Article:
Get others on board to save the world- encourage social pressure and shaming


Because, fear, hope, and social pressure are dynamically powerful motivators, I want to begin by inviting you to consider the following questions:

  • Who or what do you fear?
  • Where do you place your hope?
  • How does this affect the condition your heart?
  • How does this shape the way you interact with others?

Some Relevant History

The 1970s facilitated a surge in evangelical involvement in American politics. This particular surge was primarily a response to a transitioning national and cultural identity- away from what some believed to be “Christian” to one marked by secular humanism. Throughout this transition, many prominent evangelicals shared a deep conviction that the United States was falling further and further from its “Christian” identity and the proper response was to mount a counterattack to “take America back for God.” This resulted in an array of party alignments, agendas, and affiliations for many evangelicals.

In the early 1980’s, three well respected professors of U.S. history, Mark Noll, George Marsden, and Nathaniel Hatch, sought to help evangelicals sift through some of the political rhetoric and arrive at a more accurate view of the past. They explore the following questions:

  • How Christian is America’s past?
  • Was early Christian America a distinct source of Christian values?
  • What was the mix of Christian principles and baptized ideology in Puritan New England, the legacy of the Great Awakening, and the American Revolution?
  • How much Christian action is required to make a whole society Christian?
  • Is the “Christian nation” concept harmful or helpful to effective Christian action in society?

Convinced that a proper view of the past, a) helps us rightly view the present, and b) leads us to effective Christian action in society, Noll and his colleagues published their their research and conclusions in, The Search for Christian America.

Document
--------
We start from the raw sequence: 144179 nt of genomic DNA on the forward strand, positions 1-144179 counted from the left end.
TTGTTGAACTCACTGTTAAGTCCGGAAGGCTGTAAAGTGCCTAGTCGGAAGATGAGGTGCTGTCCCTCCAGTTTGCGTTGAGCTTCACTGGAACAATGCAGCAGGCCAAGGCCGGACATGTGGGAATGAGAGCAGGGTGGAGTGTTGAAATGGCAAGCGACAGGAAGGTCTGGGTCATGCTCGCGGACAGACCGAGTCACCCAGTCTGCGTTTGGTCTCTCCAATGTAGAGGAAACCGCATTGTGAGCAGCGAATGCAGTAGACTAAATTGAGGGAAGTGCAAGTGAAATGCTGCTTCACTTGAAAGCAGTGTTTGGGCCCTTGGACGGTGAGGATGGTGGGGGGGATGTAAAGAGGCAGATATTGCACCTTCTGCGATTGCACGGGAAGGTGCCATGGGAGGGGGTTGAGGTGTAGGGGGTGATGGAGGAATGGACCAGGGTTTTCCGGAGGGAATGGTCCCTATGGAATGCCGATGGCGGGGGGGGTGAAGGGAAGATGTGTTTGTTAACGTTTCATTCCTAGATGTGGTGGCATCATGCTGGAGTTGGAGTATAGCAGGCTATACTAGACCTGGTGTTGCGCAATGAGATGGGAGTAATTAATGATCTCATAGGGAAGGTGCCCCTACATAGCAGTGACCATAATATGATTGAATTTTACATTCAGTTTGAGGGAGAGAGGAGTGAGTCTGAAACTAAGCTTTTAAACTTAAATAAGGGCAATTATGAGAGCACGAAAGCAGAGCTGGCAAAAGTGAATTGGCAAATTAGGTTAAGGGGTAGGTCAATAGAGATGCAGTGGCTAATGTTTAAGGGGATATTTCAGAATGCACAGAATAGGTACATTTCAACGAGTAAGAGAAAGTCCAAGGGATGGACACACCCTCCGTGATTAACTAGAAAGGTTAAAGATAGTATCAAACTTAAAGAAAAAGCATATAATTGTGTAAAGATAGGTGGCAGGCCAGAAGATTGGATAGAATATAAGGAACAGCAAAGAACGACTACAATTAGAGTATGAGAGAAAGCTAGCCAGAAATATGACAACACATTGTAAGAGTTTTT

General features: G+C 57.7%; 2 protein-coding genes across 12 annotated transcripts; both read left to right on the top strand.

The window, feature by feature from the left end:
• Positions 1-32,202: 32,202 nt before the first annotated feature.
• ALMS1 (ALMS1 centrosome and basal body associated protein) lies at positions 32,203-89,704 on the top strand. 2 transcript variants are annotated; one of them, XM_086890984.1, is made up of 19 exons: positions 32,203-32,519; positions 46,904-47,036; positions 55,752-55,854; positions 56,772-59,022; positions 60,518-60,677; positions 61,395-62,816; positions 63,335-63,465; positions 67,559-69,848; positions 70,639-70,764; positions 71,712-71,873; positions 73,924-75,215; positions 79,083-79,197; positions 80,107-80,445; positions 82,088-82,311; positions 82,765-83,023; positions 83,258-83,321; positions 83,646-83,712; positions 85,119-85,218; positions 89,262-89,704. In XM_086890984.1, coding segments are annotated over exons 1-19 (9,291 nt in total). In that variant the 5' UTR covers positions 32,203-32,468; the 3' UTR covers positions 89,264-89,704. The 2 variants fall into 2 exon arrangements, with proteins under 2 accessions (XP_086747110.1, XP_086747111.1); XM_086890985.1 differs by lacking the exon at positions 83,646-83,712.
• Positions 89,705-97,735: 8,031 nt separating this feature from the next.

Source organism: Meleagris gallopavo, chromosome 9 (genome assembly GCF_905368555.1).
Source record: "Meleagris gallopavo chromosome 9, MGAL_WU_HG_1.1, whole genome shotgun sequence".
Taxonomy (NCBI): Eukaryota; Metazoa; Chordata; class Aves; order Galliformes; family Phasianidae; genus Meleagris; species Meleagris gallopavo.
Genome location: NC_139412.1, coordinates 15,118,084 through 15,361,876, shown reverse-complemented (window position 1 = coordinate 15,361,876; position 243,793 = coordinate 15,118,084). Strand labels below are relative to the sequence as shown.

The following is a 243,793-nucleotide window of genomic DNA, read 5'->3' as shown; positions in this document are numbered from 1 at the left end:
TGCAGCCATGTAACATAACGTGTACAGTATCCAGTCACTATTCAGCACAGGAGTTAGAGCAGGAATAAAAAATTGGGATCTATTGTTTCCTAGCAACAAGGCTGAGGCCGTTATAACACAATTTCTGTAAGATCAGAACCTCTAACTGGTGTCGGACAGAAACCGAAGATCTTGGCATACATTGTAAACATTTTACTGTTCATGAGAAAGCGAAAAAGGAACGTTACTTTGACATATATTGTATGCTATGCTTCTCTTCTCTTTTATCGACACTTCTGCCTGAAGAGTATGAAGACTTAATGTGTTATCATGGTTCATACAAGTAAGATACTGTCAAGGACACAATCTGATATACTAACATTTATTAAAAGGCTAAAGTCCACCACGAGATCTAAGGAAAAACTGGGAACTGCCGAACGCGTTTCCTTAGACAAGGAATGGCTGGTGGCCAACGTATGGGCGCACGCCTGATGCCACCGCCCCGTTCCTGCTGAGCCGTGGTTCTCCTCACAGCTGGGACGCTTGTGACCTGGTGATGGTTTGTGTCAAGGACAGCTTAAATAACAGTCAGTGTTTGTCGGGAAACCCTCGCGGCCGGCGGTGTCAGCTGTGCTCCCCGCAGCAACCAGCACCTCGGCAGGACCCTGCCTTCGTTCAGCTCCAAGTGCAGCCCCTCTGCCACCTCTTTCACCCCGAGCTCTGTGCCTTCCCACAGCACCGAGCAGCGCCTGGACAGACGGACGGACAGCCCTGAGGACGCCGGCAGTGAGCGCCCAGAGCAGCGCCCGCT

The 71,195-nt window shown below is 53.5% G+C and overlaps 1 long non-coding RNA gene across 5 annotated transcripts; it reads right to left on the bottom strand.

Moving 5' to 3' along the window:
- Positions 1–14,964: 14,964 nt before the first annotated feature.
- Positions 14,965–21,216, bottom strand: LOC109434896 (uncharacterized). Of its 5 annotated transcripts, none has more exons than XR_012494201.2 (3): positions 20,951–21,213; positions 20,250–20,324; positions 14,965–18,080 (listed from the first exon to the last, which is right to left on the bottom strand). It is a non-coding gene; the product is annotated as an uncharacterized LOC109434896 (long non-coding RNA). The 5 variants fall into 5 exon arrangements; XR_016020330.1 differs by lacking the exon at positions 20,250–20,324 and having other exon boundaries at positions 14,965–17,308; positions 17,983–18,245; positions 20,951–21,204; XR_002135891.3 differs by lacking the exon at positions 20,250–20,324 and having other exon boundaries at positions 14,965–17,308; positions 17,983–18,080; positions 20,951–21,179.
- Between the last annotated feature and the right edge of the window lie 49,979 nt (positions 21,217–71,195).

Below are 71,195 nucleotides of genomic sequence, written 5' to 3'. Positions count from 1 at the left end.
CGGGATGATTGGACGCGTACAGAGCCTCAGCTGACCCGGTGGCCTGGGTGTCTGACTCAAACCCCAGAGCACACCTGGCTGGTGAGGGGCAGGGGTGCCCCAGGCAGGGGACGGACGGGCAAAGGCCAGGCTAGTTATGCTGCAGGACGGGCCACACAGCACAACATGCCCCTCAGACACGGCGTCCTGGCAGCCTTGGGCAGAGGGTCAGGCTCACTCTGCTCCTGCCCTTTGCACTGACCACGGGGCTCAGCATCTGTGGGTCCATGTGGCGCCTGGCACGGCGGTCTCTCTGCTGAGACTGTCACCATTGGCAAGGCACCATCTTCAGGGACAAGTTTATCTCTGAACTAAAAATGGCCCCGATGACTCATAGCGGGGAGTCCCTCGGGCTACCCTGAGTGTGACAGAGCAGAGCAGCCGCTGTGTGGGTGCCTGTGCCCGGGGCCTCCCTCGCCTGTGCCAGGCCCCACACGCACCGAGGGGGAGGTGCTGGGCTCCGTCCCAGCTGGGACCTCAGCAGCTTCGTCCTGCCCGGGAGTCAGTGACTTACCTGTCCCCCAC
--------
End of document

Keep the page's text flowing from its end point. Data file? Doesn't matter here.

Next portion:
In short (sorry for the spoiler, but well worth the read), Noll, Hatch, and Marsden explain that although America has had a generally religious past and it’s history has been liberally sprinkled with genuine Christian influence, the facts of history show that early America does not deserve to be considered uniquely, distinctly, or even predominantly Christian. Furthermore, careful examination of Christian teaching on government, the state, and the nature of culture actually reveals that the idea of a ‘Christian nation’ is very ambiguous concept which is usually harmful to effective Christian action in society.”

If you are interested exploring this topic more, but don’t want to read an entire book, check out this interview with Mark Noll (my apologies ahead of time for the cheesy intro music).

Why does this matter?

First, the aforementioned mentality or sentiment has carried over and shaped the landscape of American evangelical involvement in politics in the 21st century.  Noll explains that, “proper perspective profoundly affects the way we approach the public arena,” and “allows Christians to more clearly speak the gospel in evangelism and to put it to work in social concern.”

Second, for many evangelicals it is difficult to differentiate between the Kingdom of God and the American kingdom. And even when find ourselves able to differentiate, it is even more difficult to know how to operate first as citizens of the Kingdom of God and second as citizens of our country.